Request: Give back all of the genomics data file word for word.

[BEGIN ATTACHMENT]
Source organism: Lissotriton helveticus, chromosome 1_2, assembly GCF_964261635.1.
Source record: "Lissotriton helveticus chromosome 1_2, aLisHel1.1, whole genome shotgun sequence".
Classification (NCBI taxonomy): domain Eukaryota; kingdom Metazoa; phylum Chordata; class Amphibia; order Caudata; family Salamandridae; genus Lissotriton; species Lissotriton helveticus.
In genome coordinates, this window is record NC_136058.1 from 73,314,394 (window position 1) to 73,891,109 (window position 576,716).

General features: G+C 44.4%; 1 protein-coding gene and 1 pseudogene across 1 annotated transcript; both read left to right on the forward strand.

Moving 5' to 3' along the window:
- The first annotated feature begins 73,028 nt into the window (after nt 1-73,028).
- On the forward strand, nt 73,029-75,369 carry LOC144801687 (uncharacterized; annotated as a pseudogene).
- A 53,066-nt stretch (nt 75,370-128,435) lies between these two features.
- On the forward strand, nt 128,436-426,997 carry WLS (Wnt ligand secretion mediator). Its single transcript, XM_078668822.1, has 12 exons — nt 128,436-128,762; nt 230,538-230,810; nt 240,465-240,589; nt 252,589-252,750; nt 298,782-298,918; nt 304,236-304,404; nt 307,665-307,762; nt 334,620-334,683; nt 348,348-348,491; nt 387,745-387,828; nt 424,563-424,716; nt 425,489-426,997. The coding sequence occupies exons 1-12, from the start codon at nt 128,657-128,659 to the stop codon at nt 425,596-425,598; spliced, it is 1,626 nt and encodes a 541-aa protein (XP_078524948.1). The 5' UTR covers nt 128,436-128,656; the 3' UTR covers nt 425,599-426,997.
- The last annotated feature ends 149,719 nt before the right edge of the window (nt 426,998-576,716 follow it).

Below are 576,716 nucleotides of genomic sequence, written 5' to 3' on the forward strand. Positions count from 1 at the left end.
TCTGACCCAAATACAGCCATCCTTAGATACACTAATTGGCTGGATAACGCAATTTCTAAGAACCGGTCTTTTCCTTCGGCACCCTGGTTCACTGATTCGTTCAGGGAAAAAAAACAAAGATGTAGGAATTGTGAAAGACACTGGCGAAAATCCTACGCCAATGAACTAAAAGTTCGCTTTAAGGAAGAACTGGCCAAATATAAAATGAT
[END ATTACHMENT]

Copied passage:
Source organism: Lissotriton helveticus, chromosome 1_2, assembly GCF_964261635.1.
Source record: "Lissotriton helveticus chromosome 1_2, aLisHel1.1, whole genome shotgun sequence".
Classification (NCBI taxonomy): domain Eukaryota; kingdom Metazoa; phylum Chordata; class Amphibia; order Caudata; family Salamandridae; genus Lissotriton; species Lissotriton helveticus.
In genome coordinates, this window is record NC_136058.1 from 73,314,394 (window position 1) to 73,891,109 (window position 576,716).

General features: G+C 44.4%; 1 protein-coding gene and 1 pseudogene across 1 annotated transcript; both read left to right on the forward strand.

Moving 5' to 3' along the window:
- The first annotated feature begins 73,028 nt into the window (after nt 1-73,028).
- On the forward strand, nt 73,029-75,369 carry LOC144801687 (uncharacterized; annotated as a pseudogene).
- A 53,066-nt stretch (nt 75,370-128,435) lies between these two features.
- On the forward strand, nt 128,436-426,997 carry WLS (Wnt ligand secretion mediator). Its single transcript, XM_078668822.1, has 12 exons — nt 128,436-128,762; nt 230,538-230,810; nt 240,465-240,589; nt 252,589-252,750; nt 298,782-298,918; nt 304,236-304,404; nt 307,665-307,762; nt 334,620-334,683; nt 348,348-348,491; nt 387,745-387,828; nt 424,563-424,716; nt 425,489-426,997. The coding sequence occupies exons 1-12, from the start codon at nt 128,657-128,659 to the stop codon at nt 425,596-425,598; spliced, it is 1,626 nt and encodes a 541-aa protein (XP_078524948.1). The 5' UTR covers nt 128,436-128,656; the 3' UTR covers nt 425,599-426,997.
- The last annotated feature ends 149,719 nt before the right edge of the window (nt 426,998-576,716 follow it).

Below are 576,716 nucleotides of genomic sequence, written 5' to 3' on the forward strand. Positions count from 1 at the left end.
TCTGACCCAAATACAGCCATCCTTAGATACACTAATTGGCTGGATAACGCAATTTCTAAGAACCGGTCTTTTCCTTCGGCACCCTGGTTCACTGATTCGTTCAGGGAAAAAAAACAAAGATGTAGGAATTGTGAAAGACACTGGCGAAAATCCTACGCCAATGAACTAAAAGTTCGCTTTAAGGAAGAACTGGCCAAATATAAAATGAT